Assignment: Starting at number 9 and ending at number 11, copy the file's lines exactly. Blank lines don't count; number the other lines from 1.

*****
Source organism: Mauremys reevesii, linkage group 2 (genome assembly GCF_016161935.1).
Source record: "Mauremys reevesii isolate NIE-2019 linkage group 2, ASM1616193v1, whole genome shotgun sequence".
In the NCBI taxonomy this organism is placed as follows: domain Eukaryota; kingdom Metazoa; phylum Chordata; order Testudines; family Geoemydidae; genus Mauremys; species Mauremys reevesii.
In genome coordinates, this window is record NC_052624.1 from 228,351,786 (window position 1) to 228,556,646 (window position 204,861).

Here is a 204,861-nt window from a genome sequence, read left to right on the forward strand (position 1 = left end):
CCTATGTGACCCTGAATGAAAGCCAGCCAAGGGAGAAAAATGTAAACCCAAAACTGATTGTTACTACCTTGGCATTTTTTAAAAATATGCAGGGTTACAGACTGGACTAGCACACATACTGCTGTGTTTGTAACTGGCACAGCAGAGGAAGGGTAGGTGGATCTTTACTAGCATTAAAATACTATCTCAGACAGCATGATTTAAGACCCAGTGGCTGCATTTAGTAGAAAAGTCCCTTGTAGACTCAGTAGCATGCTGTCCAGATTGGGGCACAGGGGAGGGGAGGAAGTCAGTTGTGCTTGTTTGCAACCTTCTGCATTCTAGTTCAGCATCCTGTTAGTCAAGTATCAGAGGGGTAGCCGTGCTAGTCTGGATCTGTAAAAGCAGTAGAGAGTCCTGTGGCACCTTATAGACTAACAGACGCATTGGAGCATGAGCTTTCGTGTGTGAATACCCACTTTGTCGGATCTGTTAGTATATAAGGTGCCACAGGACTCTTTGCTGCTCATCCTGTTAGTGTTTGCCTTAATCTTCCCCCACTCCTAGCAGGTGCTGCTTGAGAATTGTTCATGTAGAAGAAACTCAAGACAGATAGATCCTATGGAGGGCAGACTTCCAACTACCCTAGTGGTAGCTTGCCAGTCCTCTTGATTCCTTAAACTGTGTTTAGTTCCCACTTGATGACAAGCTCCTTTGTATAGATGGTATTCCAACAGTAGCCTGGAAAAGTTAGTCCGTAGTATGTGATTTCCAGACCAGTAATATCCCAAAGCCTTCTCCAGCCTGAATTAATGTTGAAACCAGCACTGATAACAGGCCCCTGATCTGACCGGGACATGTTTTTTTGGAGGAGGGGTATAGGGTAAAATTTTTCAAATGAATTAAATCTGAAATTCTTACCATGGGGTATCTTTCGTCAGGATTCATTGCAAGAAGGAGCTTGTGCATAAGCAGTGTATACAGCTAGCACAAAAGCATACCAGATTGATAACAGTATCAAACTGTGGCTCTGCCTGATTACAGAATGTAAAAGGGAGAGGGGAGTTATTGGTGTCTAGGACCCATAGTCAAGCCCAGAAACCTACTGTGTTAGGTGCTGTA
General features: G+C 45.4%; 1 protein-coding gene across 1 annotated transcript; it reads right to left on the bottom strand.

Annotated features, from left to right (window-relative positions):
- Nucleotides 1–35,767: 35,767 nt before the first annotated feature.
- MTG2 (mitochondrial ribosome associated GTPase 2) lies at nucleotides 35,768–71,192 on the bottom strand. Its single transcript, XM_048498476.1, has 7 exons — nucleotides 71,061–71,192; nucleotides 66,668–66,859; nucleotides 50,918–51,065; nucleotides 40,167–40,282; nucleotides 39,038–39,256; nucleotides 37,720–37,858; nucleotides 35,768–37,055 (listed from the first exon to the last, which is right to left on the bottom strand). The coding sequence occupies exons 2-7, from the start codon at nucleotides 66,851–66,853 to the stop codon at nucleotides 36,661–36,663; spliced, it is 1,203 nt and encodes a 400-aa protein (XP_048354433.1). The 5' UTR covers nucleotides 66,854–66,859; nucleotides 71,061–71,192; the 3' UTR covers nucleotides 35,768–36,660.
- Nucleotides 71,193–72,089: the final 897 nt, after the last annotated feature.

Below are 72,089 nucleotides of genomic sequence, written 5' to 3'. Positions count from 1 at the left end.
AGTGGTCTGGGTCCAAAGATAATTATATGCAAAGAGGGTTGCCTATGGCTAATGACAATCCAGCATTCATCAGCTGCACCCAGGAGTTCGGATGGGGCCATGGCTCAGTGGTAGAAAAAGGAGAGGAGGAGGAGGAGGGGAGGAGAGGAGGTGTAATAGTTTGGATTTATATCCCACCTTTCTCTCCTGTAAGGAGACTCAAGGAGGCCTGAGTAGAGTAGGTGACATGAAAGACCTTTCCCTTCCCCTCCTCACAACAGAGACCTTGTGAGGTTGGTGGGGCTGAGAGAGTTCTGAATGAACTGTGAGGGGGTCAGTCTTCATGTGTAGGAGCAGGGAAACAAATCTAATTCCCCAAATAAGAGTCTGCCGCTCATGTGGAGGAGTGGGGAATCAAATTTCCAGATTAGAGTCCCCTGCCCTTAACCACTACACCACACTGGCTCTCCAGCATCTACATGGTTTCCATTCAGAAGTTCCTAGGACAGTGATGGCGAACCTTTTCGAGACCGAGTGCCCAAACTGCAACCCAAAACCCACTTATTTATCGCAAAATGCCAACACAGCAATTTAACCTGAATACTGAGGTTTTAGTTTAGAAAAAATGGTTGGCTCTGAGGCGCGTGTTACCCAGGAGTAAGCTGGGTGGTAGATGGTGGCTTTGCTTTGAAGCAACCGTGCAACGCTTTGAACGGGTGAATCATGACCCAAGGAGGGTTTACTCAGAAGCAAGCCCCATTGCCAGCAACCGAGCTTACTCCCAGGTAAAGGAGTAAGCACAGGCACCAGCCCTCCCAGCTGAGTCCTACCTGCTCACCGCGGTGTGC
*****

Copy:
- Nucleotides 1–35,767: 35,767 nt before the first annotated feature.
- MTG2 (mitochondrial ribosome associated GTPase 2) lies at nucleotides 35,768–71,192 on the bottom strand. Its single transcript, XM_048498476.1, has 7 exons — nucleotides 71,061–71,192; nucleotides 66,668–66,859; nucleotides 50,918–51,065; nucleotides 40,167–40,282; nucleotides 39,038–39,256; nucleotides 37,720–37,858; nucleotides 35,768–37,055 (listed from the first exon to the last, which is right to left on the bottom strand). The coding sequence occupies exons 2-7, from the start codon at nucleotides 66,851–66,853 to the stop codon at nucleotides 36,661–36,663; spliced, it is 1,203 nt and encodes a 400-aa protein (XP_048354433.1). The 5' UTR covers nucleotides 66,854–66,859; nucleotides 71,061–71,192; the 3' UTR covers nucleotides 35,768–36,660.
- Nucleotides 71,193–72,089: the final 897 nt, after the last annotated feature.